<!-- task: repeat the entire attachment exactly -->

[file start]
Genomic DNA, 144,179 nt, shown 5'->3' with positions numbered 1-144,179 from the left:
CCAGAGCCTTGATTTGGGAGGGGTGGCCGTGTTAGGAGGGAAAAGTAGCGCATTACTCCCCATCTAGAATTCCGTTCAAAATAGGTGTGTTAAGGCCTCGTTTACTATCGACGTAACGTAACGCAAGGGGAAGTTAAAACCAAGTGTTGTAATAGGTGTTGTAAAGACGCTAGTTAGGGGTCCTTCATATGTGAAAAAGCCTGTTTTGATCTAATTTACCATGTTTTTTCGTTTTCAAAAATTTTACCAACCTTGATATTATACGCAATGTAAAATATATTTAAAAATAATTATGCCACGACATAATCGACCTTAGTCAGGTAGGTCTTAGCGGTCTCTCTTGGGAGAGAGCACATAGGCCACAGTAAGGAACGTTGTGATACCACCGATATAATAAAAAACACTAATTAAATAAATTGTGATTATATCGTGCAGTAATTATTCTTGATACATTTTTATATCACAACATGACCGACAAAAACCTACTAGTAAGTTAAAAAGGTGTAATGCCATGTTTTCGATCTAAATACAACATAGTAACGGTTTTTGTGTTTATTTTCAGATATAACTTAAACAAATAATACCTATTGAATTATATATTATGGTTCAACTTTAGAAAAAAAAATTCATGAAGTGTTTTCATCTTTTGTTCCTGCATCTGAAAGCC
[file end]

Genomic DNA, 144,179 nt, shown 5'->3' with positions numbered 1-144,179 from the left:
CCAGAGCCTTGATTTGGGAGGGGTGGCCGTGTTAGGAGGGAAAAGTAGCGCATTACTCCCCATCTAGAATTCCGTTCAAAATAGGTGTGTTAAGGCCTCGTTTACTATCGACGTAACGTAACGCAAGGGGAAGTTAAAACCAAGTGTTGTAATAGGTGTTGTAAAGACGCTAGTTAGGGGTCCTTCATATGTGAAAAAGCCTGTTTTGATCTAATTTACCATGTTTTTTCGTTTTCAAAAATTTTACCAACCTTGATATTATACGCAATGTAAAATATATTTAAAAATAATTATGCCACGACATAATCGACCTTAGTCAGGTAGGTCTTAGCGGTCTCTCTTGGGAGAGAGCACATAGGCCACAGTAAGGAACGTTGTGATACCACCGATATAATAAAAAACACTAATTAAATAAATTGTGATTATATCGTGCAGTAATTATTCTTGATACATTTTTATATCACAACATGACCGACAAAAACCTACTAGTAAGTTAAAAAGGTGTAATGCCATGTTTTCGATCTAAATACAACATAGTAACGGTTTTTGTGTTTATTTTCAGATATAACTTAAACAAATAATACCTATTGAATTATATATTATGGTTCAACTTTAGAAAAAAAAATTCATGAAGTGTTTTCATCTTTTGTTCCTGCATCTGAAAGCC